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OPINION - Hero or traitor?

by Chris Conley

NEWS BLOG (WSAU)  Edward Snowden, the NSA leaker:  is he a hero or a traitor?

Where you end up on the question depends on where you start. If you start with the Constitution, you’ll probably come up with my answer.

In my mind, without question, he’s a hero.

I’ve listened to some of the ‘traitor’ arguments. I find them unconvincing.

Columnist Matt Miller  http://tinyurl.com/lw2e86d  says we voluntarily give up the same information to Google, Yahoo!, Microsoft and Facebook every time we use their software. They scan our data. They track our page-views. They have a file on us, which they use to target advertising and to sell to marketing firms. What’s the difference? Those companies, as big and powerful as they are, don’t have to power of the U.S. Government. And those companies tell us, through their terms of service, exactly what the data they collect is being used for. The federal government wishes to use and collect data in secret. Were it not for leaks, the feds were prefer we know nothing.

Opinion-writer Dana Milbank  http://tinyurl.com/md9r6vk  reminds us that the government’s domestic-spying program was court approved and was monitored by Congress. Unfortunately, it’s overseen by a court that meets in secret, whose rulings are classified. Our less-than-esteemed members of Congress are silent lapdogs until the winds of public opinion start blowing. Lest we never forget, the courts and Congress are supposed to be constrained by the Constitution. When they tacitly approve something that’s unconstitutional, that doesn’t magically make it okay.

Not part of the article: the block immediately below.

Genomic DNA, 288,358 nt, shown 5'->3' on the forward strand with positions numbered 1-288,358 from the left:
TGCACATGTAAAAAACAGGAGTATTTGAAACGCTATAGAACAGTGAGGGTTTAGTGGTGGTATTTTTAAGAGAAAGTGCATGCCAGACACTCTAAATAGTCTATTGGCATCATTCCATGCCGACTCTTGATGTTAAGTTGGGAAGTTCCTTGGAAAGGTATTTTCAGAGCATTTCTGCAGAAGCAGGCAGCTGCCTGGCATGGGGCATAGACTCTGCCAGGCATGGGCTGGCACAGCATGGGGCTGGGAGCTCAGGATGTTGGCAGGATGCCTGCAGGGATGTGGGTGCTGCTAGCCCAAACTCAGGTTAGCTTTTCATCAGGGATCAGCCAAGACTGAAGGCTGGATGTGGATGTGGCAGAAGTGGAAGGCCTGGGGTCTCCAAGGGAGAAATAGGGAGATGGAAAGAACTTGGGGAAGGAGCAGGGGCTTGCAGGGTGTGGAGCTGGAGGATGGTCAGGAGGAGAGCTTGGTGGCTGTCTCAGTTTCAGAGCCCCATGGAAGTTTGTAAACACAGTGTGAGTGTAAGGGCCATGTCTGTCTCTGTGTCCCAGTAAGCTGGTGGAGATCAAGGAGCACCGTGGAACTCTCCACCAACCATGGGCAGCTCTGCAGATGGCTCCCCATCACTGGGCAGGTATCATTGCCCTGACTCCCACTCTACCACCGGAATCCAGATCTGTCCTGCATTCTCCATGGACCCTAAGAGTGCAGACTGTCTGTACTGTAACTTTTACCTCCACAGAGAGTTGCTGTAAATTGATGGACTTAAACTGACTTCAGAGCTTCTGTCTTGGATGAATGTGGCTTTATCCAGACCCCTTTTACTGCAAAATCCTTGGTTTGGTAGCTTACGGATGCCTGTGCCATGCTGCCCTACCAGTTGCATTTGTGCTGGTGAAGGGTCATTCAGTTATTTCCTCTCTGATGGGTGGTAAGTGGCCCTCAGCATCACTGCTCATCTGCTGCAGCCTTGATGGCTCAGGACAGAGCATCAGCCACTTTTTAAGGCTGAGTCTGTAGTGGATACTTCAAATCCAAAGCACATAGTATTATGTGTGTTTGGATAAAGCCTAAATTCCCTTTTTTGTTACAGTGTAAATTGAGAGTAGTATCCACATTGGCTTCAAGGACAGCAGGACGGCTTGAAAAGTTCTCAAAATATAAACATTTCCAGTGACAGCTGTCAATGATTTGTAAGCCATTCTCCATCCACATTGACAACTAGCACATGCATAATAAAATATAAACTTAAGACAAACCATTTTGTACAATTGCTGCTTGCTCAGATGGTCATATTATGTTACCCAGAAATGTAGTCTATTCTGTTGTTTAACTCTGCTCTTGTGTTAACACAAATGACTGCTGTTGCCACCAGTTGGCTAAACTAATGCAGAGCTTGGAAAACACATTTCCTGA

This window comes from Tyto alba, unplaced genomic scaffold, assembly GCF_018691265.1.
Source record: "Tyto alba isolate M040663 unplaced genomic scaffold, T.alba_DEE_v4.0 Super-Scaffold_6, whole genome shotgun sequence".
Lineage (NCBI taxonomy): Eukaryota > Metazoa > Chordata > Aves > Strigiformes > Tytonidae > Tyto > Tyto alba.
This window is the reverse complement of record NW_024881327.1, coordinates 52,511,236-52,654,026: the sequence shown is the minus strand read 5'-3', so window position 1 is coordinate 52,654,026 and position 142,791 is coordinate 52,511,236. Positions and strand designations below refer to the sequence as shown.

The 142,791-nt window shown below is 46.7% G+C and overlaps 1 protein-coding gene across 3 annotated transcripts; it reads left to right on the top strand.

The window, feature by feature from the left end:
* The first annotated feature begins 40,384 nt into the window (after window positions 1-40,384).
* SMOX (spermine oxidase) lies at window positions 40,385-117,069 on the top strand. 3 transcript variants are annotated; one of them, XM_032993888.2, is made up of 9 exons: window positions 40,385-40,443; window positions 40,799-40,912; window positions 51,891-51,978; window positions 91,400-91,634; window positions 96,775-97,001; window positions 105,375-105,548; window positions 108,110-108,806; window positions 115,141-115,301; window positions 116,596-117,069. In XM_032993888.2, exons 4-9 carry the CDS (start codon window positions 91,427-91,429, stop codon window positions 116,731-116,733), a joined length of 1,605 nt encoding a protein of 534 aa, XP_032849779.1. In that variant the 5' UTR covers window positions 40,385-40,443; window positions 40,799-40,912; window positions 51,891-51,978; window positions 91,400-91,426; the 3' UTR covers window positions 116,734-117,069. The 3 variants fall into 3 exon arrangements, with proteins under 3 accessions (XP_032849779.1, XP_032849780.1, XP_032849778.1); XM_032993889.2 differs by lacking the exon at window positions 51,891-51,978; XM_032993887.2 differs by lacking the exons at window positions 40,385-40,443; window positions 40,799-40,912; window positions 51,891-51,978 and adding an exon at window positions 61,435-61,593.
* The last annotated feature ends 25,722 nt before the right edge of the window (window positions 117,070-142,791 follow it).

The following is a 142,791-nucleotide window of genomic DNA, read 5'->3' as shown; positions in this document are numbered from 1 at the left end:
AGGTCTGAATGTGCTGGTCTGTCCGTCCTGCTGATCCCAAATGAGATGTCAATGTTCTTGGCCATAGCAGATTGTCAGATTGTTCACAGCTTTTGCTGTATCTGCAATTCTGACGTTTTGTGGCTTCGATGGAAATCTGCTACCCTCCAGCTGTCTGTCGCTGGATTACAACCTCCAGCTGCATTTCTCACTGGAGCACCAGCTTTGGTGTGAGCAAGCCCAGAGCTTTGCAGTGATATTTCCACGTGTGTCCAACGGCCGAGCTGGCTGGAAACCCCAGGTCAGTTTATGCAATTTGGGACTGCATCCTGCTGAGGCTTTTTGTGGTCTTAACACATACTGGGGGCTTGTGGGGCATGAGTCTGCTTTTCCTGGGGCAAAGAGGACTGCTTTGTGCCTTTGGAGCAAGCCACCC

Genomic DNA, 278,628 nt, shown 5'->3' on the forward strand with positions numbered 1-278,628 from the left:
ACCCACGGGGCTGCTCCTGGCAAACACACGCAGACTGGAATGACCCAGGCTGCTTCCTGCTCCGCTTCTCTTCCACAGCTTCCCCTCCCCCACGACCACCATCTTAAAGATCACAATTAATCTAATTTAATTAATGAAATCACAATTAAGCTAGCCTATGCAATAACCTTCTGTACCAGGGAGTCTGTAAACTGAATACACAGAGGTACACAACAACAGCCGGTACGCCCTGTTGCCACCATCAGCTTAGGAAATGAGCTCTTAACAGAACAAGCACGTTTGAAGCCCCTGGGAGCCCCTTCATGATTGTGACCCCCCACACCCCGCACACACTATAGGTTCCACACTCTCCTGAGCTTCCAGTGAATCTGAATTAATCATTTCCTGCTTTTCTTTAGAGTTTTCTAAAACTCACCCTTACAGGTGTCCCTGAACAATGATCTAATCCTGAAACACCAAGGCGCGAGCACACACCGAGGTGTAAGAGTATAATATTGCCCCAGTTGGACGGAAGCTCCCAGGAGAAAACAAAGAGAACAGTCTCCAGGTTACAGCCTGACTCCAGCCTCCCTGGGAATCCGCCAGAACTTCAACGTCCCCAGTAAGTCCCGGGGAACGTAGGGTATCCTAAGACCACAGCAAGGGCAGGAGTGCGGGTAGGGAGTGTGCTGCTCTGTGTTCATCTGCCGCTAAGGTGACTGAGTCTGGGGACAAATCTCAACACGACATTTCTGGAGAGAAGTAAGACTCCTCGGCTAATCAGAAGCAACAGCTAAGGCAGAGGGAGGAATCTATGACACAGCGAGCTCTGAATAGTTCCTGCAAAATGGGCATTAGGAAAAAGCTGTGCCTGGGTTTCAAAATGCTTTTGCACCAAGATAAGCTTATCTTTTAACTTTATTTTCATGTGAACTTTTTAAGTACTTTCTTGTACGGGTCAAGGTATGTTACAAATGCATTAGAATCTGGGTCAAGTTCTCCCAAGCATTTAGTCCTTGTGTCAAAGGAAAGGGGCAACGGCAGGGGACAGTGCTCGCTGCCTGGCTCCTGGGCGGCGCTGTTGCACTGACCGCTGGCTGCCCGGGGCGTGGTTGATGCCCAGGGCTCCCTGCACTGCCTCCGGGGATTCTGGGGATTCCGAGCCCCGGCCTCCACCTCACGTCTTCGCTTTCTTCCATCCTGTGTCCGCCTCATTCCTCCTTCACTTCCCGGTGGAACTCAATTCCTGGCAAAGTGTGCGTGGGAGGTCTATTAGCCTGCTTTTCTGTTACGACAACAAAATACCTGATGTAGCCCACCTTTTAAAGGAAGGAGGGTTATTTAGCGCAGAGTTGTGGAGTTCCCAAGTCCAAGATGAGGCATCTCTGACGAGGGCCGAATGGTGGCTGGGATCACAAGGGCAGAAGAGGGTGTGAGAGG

Op-ed’er Mark Thiessen  http://tinyurl.com/pdupkb4  writes that there’s a difference between listening into our phone conversations compared to gathering data about them. To connect the dots, you need a universe of possible dots to connect. But, no, if the ‘dots’ are my private data they are still supposed to be off-limits without probable cause and a search warrant.

I’m also amused about comparisons of James Snowden to Bradley Manning of WikiLeaks fame. Snowden is a conscientious leaker; outraged at government action that’s out of bounds. He told us about an unconstitutional program. Manning leaked more than 600,000 pages of documents, and was unaware of the contents. Snowden is a moralist. Manning is a graffiti-artist.

I understand how people’s thinking has become jumbled. This level of snooping does indeed allow us to catch terrorists and prevent attacks. The difference is that until now our survailance (foreign calls, emails into and out-of the country, access to overseas web sites) had been international. But we gave the government an inch and they took a mile – a secret massive database of information generated by the actions of you and me.

Tracking the phone numbers I call, how long I call them, and where I place the call from is private information about my communications with others. So are the emails I type, the web sites I visit, and the people I chat with on-line. Someone who warns that the government has gone too far isn’t a traitor, that person is a patriot.

Chris Conley